- OKX moves to delist several privacy-focused tokens.
- The token delisting affects prominent privacy tokens such as Monero and Dash.
- FATF guidelines warn that the use of privacy tokens is a red flag.
As jurisdictions worldwide move to implement Financial Action Task Force (FATF) rules combatting money laundering and tax evasion, pressure against privacy coins enabling anonymous blockchain transactions continues mounting. OKX becomes the latest centralized exchange (CEX) to crack under FATF rule implementation, announcing on December 29 that it will delist several privacy-focused crypto tokens.
OKX Delists Privacy-Focused Tokens
According to an OKX statement released on December 29, the exchange will delist multiple tokens based on user feedback and failure to adhere to its delisting/hiding guidelines, including several privacy-focused tokens.
The first batch of delistings will see KSM, FLOW, JST, ANT, FSN, KZS, CAPO, and CVP trading pairs delisted on January 4, 2024. Followed by XMR, DASH, ZEC, and ZEN, delisted on January 5, 2024. Users are advised to cancel any limit orders before the relevant dates; otherwise, automated cancelations will occur.
Although OKX announced this on December 29, deposits for FSN, ZKS, CAPO, CVP, XMR, DASH, ZEC, and ZEN were suspended on December 27. The exchange will end withdrawals for certain tokens by March 5, 2024, advising users to act before the deadline.
“Suspension on token withdrawal: We will suspend the withdrawal of the tokens mentioned above: FSN, ZKS, CAPO, CVP, XMR, DASH, ZEC, and ZEN, starting from 8:00 am UTC on March 5, 2024. Please manage your assets promptly,” advised the OKX notice.
Although OKX’s notice did not mention regulatory pressures to delist privacy-focused tokens, the underlying motivation likely stems from FATF policies that aim to limit financial crimes such as money laundering.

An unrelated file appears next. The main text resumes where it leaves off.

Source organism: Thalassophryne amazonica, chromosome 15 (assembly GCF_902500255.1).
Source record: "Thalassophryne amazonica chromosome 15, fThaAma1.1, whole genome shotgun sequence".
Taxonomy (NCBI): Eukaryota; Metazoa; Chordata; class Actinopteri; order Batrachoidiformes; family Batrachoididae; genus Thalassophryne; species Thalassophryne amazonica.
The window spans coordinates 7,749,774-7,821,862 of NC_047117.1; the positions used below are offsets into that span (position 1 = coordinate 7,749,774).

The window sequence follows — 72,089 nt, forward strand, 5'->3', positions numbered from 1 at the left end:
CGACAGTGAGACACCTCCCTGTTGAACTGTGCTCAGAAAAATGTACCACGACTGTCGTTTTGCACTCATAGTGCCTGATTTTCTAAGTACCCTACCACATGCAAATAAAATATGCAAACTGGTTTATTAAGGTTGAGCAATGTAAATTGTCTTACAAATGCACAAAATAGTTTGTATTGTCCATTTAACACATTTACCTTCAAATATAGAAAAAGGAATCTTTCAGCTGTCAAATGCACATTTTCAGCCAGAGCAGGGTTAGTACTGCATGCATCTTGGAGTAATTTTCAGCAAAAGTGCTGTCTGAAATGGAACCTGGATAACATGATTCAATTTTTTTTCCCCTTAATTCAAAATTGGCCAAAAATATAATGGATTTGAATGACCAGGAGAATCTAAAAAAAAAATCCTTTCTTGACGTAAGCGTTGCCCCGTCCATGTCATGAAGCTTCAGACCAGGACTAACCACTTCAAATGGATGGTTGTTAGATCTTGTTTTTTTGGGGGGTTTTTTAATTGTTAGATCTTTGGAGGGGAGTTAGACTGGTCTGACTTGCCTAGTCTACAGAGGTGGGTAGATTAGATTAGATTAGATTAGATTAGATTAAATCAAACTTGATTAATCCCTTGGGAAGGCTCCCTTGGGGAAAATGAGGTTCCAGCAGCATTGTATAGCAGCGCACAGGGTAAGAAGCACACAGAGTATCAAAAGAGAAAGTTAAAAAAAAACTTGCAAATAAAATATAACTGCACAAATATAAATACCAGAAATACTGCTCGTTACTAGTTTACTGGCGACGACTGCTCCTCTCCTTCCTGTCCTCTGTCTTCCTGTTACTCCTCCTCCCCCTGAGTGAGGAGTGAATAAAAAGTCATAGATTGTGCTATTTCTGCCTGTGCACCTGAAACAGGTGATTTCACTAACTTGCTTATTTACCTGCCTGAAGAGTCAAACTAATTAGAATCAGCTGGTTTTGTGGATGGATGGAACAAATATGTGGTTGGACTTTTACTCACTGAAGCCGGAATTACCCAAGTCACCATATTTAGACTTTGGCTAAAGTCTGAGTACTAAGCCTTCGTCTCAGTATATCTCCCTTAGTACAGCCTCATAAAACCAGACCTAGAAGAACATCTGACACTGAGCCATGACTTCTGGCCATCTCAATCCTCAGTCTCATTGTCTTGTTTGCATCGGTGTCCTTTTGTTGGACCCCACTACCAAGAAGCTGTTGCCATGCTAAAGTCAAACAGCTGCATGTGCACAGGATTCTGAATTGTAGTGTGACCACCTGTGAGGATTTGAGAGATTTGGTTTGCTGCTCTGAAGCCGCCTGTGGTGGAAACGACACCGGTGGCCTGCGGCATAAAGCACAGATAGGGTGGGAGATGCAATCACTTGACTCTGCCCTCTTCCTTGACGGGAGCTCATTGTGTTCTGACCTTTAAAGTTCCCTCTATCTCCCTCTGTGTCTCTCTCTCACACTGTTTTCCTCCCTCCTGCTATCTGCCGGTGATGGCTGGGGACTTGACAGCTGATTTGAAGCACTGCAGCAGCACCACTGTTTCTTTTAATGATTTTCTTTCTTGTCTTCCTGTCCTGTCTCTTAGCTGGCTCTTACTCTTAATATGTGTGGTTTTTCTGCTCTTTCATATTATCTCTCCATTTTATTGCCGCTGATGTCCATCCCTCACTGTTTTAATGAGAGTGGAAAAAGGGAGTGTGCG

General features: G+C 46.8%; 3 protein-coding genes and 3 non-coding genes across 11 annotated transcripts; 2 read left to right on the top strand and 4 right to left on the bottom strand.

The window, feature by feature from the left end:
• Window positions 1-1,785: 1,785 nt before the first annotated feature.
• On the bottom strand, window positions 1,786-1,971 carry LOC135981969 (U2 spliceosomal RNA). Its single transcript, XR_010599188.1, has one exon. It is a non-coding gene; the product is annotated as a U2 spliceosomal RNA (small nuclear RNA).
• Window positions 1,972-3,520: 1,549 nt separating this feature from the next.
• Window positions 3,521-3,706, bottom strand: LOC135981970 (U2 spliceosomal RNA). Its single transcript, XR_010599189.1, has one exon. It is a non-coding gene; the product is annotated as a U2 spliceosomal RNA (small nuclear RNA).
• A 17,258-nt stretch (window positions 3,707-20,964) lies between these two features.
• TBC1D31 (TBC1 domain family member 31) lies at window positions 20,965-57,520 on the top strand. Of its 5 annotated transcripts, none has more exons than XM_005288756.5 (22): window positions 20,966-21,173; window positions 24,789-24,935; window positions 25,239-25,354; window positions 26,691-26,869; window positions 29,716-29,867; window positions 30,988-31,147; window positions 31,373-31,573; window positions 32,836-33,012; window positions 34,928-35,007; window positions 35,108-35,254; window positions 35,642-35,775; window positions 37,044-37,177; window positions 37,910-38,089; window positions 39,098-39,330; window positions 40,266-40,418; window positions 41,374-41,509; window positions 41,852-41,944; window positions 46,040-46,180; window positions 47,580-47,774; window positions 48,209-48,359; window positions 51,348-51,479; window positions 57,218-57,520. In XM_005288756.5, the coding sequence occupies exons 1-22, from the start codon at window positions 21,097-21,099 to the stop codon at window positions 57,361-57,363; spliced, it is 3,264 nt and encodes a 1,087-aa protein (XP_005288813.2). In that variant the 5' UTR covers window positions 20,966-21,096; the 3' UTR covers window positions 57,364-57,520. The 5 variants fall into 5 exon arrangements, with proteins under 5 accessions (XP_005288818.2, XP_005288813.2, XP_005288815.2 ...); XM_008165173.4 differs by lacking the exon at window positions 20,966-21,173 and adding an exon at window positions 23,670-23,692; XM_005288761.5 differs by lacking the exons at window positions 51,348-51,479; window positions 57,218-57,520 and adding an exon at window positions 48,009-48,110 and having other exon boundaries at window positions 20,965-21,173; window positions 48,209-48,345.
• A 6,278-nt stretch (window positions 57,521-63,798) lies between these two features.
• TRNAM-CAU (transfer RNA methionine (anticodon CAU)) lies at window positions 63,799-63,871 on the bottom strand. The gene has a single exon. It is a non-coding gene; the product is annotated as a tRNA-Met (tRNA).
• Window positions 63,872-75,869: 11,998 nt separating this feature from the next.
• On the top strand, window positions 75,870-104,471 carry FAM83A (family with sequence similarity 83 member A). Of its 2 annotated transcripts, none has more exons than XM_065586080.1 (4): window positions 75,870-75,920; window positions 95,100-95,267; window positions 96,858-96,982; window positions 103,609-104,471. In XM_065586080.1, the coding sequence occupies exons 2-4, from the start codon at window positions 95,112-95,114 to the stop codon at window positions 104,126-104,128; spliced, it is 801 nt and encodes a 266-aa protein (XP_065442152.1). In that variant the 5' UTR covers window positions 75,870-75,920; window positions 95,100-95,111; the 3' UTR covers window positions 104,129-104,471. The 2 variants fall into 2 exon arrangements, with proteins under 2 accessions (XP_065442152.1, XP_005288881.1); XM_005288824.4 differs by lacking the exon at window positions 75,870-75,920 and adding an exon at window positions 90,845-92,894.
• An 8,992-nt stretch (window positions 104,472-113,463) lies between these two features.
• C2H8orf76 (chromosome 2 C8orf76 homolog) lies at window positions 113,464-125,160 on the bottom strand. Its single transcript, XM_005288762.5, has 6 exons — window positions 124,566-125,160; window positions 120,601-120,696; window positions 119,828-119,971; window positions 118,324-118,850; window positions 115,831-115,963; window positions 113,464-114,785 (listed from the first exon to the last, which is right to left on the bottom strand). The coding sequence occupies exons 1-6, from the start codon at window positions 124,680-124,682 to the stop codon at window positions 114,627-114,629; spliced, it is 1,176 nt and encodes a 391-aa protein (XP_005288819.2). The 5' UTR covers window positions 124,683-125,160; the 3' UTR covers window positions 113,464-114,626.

The FATF serves as a global anti-money laundering authority, developing policies for implementation across its 39-country membership. The organization pivoted attention to cryptocurrency in recent years, including the publication of its “Virtual Assets Red Flag Indicators of Money Laundering and Terrorist Financing” report in 2020.
The report highlighted anonymity and lack of transparency as key red flags authorities should monitor, particularly the use of privacy-focused tokens that enable blockchain anonymity, peer-to-peer exchange websites, and mixers to obfuscate the flow of funds.
On the Flipside
- CEXs are caught in the middle of balancing compliance requirements with “cypherpunk ideals.”
- Banning encourages people to circumvent the rules and fuels underground markets.
- Binance delisted several privacy tokens for certain EU countries in June.
Why This Matters
This OKX delisting round brings the simmering conflict between crypto privacy and increasing regulation to the fore. CEXs bowing to regulators risk alienating dedicated communities who value anonymity and censorship resistance. At the same time, there are no easy answers, as criminal use of privacy tokens cannot go unchallenged.
Learn more about OKX’s latest promotional crypto campaign here:
OKX Sets Wallet Rewards in ‘BTC Ecosystem Carnival’ Campaign
Find out India’s attempt to bring crypto exchanges in line here:
India’s Exchange URL Ban Meets Cool Response from Community